Roll up, roll up, and watch these muscles flex. With white feathers on his shoulders and a little of Dr. John the Night Tripper beneath his hat, ringmaster Elyas Khan has brought his ensemble to town. On the banks of the Yarra River, direct from the U.K., Limbo is here as part of Melbourne Festival. Unpacked from the chest, the death-defying, hand-balancing, internally-sprung tomfoolery of Danik Abishev; the Chinese pole and beat-boxing smooth stop-and-start controlled hijinks of Mikael Bres; the out-of-this-world fire-breathing, sword-swallowing, gum-chewing sass of Heather Holliday; the magnificent ‘mind-bending’ contortions of the tattooed Tigris (with forearms not unlike Popeye’s, and something of a measured roar); and the heavenly aerial acrobatics of Allard. With Mick Stuart on ‘polymba,’ drums and bass, and Eamon McNelis (of The Band Who Knew Too Much and Flap! fame) on trumpet and sousaphone, bringing a little of the New Orleans brass band sound, the objective is clear: if you’ve a pulse, you will be entertained.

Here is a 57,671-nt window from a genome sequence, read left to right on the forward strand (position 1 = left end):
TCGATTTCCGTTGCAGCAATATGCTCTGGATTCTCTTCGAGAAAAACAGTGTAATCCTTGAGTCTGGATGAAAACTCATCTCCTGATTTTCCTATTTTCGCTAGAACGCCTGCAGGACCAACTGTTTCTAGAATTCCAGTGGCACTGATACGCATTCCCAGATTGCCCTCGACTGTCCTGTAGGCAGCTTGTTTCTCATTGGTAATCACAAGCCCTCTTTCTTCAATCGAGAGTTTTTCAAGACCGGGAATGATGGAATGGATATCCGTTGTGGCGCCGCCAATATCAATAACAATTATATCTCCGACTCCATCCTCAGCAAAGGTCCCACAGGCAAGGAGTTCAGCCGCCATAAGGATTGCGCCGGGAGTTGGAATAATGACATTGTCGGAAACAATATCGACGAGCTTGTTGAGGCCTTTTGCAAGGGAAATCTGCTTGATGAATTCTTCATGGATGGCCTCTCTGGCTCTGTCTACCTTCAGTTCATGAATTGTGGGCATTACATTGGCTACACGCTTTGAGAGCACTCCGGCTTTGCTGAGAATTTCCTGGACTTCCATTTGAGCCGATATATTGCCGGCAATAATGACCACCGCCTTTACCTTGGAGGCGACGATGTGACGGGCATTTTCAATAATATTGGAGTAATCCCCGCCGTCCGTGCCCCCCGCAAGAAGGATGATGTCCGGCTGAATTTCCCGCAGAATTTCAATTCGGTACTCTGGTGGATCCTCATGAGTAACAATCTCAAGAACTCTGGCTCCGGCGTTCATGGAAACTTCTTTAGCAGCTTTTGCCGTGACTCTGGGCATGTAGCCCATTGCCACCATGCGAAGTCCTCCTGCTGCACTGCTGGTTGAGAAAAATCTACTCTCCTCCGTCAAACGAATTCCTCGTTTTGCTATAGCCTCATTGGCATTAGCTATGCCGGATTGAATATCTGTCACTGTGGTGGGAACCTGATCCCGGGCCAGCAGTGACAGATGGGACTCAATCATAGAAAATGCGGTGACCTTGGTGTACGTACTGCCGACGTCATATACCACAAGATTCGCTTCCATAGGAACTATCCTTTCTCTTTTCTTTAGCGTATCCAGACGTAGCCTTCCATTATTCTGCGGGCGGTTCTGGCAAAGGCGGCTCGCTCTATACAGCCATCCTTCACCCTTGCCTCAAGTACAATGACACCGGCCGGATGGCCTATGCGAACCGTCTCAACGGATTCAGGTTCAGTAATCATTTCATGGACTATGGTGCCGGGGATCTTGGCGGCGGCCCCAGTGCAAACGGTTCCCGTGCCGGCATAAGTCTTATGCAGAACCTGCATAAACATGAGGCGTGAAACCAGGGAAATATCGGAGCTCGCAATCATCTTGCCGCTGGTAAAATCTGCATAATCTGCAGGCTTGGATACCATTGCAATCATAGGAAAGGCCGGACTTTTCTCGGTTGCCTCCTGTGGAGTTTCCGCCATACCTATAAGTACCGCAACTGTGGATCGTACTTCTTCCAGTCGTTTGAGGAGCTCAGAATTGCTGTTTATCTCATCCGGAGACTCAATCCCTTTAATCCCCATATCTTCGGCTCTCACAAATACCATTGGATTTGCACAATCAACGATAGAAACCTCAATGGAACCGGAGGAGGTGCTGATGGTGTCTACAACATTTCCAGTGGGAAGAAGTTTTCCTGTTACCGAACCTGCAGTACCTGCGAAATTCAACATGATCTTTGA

Limbo draws not only on circus stock roots, but also on the titillation of cabaret. With my waist un-synched, I may not quite have been transported back to Le Chat Noir in Montmartre in the late 1880s or Le Lido on the Champs-Élysées in the 1940s, but on a balmy spring eve, it came close, this melange, very close. In the blue smoky haze and dim lighting we all became a little of our own inner Toulouse-Lautrec or Marlene Dietrich.